• Thanks for the comment, and for reading my post, Julie! Yes, I agree that the places that define people are part of that integral patchwork of maintaining a viable culture, but it is falling by the wayside.

      Like I said to PJ above, living a mindful life is about the best any of us can do.

  6. Very thoughtful. In Welsh we have a word “hiraeth”, which has no direct English equivalent. Wikipedia says it means: “a mix of longing, yearning, nostalgia, wistfulness, and the earnest desire for the Wales of the past.” I am not sure whether that all adds up to reverence but it is close in my mind. I live in Hong Kong but my heart will always be in Wales.

  7. Sharon says:

    Awesome post, Greg. I was very moved reading it.

    I have a question – the picture of the hands…are those hands carved into the stone or stained or what? I’ve never seen pictographs in person.


  8. These are fine images. I especially like the last one for the mood it evokes. Your text is very nicely written. I chuckled at the sentence:

    “Indeed, for the individual willing to open his heart and mind (and sometimes to close his mouth), these canyons can speak to you.”

    These virtues have all become a bit tarnished in our modern era of chatter through electronics.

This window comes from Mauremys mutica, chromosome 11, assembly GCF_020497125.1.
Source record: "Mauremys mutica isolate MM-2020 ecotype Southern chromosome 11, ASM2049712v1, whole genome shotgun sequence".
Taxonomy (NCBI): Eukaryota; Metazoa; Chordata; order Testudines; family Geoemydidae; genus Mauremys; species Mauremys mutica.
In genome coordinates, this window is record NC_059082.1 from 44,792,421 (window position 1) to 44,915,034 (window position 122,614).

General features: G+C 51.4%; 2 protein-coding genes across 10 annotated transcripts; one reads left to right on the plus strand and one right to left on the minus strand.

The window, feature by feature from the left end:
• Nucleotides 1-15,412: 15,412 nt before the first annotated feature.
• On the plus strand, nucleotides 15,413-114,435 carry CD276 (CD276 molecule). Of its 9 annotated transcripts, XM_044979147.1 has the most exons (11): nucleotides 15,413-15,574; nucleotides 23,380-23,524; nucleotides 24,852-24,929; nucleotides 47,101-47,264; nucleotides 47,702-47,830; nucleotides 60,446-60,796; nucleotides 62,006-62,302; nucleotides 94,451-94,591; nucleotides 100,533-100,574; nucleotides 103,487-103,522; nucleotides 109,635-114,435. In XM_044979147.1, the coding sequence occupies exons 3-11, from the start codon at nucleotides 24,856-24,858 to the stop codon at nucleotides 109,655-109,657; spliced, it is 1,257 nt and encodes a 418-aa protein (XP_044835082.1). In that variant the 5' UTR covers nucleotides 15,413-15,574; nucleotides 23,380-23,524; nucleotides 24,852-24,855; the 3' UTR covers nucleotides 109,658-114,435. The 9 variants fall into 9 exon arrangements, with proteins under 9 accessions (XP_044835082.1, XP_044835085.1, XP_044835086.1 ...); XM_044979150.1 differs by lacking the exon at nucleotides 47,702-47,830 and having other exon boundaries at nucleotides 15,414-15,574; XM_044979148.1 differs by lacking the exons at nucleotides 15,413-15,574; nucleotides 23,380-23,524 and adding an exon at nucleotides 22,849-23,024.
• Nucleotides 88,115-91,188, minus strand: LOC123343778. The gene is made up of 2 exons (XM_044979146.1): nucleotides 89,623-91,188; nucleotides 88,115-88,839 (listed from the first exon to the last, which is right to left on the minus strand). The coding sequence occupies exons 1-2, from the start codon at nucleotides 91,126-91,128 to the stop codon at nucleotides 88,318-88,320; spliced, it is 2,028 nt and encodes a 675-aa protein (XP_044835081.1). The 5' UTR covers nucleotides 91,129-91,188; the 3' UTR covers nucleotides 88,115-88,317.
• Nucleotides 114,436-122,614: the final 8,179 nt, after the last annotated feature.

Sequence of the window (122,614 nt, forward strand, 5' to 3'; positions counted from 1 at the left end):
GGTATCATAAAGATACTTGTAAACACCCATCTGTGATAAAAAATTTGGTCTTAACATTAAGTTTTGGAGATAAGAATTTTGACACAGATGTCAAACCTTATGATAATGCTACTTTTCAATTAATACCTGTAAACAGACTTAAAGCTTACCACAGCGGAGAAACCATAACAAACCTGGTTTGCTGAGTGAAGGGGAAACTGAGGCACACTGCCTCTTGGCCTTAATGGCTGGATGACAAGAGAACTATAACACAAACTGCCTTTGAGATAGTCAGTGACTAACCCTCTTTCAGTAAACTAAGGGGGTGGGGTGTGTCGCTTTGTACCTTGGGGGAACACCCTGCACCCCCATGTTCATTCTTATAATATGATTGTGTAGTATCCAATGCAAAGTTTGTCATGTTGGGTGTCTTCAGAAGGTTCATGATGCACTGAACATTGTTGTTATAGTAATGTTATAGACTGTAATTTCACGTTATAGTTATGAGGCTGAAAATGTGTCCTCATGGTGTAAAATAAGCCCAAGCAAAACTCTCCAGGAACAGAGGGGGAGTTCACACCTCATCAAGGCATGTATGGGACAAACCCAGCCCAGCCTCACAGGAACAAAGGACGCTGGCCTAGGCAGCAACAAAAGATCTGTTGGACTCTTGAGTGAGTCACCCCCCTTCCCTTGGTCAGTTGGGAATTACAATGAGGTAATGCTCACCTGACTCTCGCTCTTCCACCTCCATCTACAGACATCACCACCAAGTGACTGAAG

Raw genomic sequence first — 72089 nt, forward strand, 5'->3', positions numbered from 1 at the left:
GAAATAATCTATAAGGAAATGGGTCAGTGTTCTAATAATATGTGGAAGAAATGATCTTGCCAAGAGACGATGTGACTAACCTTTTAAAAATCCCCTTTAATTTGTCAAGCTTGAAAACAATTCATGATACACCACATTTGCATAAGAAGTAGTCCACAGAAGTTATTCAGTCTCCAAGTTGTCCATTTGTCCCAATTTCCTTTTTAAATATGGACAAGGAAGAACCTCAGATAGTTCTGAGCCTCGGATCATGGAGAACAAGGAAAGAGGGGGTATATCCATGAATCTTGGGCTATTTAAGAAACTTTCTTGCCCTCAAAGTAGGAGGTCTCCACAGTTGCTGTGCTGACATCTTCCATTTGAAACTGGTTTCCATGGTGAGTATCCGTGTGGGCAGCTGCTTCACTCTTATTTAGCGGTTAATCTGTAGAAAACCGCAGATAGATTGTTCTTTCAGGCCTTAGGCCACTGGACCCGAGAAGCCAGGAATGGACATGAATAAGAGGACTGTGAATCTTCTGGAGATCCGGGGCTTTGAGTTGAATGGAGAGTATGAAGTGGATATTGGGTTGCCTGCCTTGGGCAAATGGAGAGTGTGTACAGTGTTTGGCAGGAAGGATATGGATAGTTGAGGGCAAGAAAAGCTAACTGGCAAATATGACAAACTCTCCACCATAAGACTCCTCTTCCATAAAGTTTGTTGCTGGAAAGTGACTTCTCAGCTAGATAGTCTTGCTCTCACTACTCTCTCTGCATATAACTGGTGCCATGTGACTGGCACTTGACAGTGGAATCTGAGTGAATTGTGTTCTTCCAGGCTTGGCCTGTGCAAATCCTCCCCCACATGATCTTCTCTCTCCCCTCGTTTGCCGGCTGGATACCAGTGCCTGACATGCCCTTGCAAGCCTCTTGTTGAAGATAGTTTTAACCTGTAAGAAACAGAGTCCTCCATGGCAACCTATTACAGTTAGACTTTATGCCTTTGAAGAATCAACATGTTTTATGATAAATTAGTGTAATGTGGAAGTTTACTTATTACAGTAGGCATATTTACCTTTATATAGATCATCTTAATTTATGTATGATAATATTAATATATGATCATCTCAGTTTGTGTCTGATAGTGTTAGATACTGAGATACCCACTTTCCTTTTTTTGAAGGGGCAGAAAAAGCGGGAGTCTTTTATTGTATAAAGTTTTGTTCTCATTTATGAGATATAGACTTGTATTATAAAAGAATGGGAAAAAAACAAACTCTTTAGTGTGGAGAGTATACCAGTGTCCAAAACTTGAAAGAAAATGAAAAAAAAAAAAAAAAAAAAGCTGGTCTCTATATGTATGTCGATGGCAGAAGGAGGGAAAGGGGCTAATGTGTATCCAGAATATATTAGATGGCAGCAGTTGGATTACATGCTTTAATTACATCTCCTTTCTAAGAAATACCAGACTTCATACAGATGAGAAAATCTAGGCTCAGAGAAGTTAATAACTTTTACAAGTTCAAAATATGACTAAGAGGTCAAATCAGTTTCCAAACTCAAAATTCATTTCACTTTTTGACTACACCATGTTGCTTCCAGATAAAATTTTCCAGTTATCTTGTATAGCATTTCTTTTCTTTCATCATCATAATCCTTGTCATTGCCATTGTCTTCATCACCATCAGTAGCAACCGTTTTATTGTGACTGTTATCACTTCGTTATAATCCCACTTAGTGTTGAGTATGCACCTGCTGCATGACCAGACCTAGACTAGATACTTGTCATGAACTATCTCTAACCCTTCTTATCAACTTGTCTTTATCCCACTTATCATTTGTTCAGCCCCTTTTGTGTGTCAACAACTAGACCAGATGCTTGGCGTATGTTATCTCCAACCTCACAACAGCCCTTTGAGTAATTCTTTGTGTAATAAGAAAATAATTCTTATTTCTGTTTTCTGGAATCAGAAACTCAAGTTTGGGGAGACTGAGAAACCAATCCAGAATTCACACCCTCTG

9. Sharon says:

    Thanks so much, Greg. I wondered how they were done. I guess we would get arrested for doing that now…


  10. Hi Greg. Sorry I haven’t commented. I read this a few days ago and thought I had. Ah well, that’s old age catching up with me. 🙂
    I really enjoy your writing. Although I can’t put words together as you do so well, I definitely can identify with your sentiments about the source for our inspiration. Several years ago I found the little cabin in the Adirondacks that my grandparents had owned when I was a child and wandered in the woods discovering flowers, insects and trees. Unlike the wonderful historic and protected area in your essay, it had changed greatly and was being developed. But visiting it still rekindled some emotions from childhood.
    There’s no need for you to feel any shame….the child can never sense the larger picture and appreciate these things.
    Thanks for reminding me of that feeling of awe and for sharing your poignant thoughts.

  11. Greg Boyer says:

    As a child, you experience everything at a different level. It’s called innocence. Only with age do we begin to “see” the world differently. I don’t know if that is good or bad, it is just the way it is.

    Regret maybe, at some sense of not appreciating an early experience, but not shame. You did nothing wrong.

    Very nice images. I like the toning.

  12. Steven Scott says:

    Great blog. Wonderful photography and stirring prose. Thanks for sharing.

Leave a Comment